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Modelling the US Army M4 (75mm) Sherman Medium Tank

Modelling the US Army M4 (75mm) Sherman Medium Tank

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Modelling the US Army M4 (75mm) Sherman Medium Tank

174 pagine
47 minuti
Apr 20, 2012


The Sherman was the most widely used Allied tank of World War II and was built in larger numbers than all German tanks combined. There was also a huge number of variants, powered by different engines, and manufactured with different types of hulls and turrets. This book presents an expert guide to modelling the 75mm gun versions used by the US Army in the ETO, in 1/35 and 1/48 scale. The projects featured include an early M4A1 from Operation Husky (July 1943), an intermediate M4 during Operation Cobra (August 1944), an M4 mine-roller in the Ardennes (January 1945), and a M4A3 during Operation Grenade (February 1945).
Apr 20, 2012

Informazioni sull'autore

Steven J. Zaloga received his BA in History from Union College and his MA from Columbia University. He has worked as an analyst in the aerospace industry for over three decades, covering missile systems and the international arms trade, and has served with the Institute for Defense Analyses, a federal think tank. He is the author of numerous books on military technology and history, including NVG 294 Allied Tanks in Normandy 1944 and NVG 283 American Guided Missiles of World War II. He currently lives in Maryland, USA.

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Modelling the US Army M4 (75mm) Sherman Medium Tank - Steven J. Zaloga



The Sherman was the most widely used Allied tank of World War II and was built in larger numbers than all German tanks combined. Due to the enormity of the subject, this book takes a look at part of the Sherman story in World War II, the 75mm gun versions used by the US Army in the European Theater of Operations (ETO). The primary focus of this book is on 1/35 scale, but with the revival of 1/48-scale kits from Tamiya and Hobby Boss, a 1/48-scale project is also included.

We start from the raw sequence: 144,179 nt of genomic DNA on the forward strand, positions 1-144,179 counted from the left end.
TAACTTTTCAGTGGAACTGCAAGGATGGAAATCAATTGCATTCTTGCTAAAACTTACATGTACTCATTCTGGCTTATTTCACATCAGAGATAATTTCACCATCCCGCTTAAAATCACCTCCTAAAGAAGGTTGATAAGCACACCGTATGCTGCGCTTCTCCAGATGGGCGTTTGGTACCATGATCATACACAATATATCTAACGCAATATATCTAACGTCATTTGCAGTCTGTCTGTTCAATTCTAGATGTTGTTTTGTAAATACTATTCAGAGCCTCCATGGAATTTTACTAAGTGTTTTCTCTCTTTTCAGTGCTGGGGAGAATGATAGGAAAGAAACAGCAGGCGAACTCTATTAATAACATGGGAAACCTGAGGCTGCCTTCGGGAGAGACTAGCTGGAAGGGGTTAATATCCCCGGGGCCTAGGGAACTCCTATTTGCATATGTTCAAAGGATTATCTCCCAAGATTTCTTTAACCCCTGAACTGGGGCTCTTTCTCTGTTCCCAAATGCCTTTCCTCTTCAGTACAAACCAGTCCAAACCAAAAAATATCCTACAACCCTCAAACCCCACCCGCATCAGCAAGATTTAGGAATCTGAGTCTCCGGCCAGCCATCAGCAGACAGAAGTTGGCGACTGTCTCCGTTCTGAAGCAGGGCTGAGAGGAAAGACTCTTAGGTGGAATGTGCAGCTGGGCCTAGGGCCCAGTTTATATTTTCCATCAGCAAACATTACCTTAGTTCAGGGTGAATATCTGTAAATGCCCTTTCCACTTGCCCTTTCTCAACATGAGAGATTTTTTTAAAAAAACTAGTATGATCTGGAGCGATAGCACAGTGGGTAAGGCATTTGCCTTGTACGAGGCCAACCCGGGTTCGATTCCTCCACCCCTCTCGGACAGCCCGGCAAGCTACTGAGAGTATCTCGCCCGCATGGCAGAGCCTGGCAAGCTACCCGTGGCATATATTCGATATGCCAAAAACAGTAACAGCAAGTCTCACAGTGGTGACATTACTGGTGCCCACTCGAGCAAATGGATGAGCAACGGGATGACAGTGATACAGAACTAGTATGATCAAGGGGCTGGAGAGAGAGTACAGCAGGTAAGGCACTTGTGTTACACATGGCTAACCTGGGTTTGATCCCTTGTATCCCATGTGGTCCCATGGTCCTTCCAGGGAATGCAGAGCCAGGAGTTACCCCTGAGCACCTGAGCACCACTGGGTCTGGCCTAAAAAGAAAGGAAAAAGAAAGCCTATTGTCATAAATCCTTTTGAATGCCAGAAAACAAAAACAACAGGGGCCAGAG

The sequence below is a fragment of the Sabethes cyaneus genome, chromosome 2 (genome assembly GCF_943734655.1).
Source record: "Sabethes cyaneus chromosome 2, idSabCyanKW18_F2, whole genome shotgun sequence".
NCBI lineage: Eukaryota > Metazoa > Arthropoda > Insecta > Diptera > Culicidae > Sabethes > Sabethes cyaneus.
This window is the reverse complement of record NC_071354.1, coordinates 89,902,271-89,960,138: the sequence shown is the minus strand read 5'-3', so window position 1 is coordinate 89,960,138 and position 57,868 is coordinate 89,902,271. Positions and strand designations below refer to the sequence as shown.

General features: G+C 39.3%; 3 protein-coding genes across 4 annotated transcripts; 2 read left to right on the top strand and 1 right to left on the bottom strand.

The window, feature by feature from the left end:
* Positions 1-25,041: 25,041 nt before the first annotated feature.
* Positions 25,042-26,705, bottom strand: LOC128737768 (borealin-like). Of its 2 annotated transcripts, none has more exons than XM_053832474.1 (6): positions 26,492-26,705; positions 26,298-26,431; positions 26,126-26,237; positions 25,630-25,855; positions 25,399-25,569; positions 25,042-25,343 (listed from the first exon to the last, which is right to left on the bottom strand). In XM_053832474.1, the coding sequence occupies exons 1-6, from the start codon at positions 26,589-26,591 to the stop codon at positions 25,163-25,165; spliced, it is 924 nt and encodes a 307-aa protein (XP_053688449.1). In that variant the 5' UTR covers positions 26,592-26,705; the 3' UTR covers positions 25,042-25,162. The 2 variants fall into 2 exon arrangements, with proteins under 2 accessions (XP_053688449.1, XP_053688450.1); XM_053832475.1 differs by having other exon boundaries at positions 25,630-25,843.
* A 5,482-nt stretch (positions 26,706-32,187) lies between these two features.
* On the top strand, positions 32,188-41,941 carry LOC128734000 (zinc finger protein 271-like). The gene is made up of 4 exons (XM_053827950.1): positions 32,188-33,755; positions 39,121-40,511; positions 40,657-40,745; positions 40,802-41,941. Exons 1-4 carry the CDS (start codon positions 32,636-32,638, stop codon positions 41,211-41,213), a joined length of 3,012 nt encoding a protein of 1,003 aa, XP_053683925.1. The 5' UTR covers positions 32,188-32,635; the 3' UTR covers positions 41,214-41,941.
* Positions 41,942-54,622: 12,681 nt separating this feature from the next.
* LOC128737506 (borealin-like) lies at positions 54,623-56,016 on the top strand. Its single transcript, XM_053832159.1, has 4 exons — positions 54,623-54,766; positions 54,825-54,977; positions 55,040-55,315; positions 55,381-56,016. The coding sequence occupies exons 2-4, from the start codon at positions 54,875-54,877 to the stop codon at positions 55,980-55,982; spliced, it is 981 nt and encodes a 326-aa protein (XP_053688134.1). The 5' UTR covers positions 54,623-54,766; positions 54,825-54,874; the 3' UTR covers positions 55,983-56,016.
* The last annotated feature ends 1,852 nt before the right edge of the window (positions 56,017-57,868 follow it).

In 1942, the US Army decided to limit its combat use of the Sherman to versions with the R-975 radial engine, namely the M4 and M4A1 tanks. These two types are in fact identical except that the M4A1 used a cast upper hull while the M4 used a welded hull. Other types of Shermans, such as the diesel-powered M4A2 and the M4A4 with the Chrysler multi-bank engine, were reserved for Lend Lease, though the US Army did use some for training in the United States. So for most of the combat from Operation Torch in November 1942 through the Italian campaign, and up to D-Day and the campaign in France, the M4 and M4A1 were the standard US Army types. In the summer of 1943, the US Army changed its policy and decided that the M4A3 with its Ford GAA engine was automotively superior to the R-575 versions, and so future production focused on the M4A3. Photographic evidence indicates that no M4A3 tanks reached combat in the ETO until the late summer of 1944, and the type did not become common in Europe until the autumn and winter of 1944.

Due to the large production run of Shermans, there was an enormous amount of detail difference. This short modelling book cannot hope to address the many detail issues, but I have attempted to provide a rough guide by selecting Shermans representative of US Army use in World War II. The chapters are arranged chronologically with an early M4A1 from Operation Husky in Sicily in July 1943, an intermediate M4 in France during Operation Cobra in August 1944, an M4 with T1E3 mine-roller in Belgium during the Battle of the Bulge in January 1945, and an M4A3 in Germany during Operation Grenade in February 1945. While going through these modelling projects, I will deal in part with the technical evolution of the Sherman.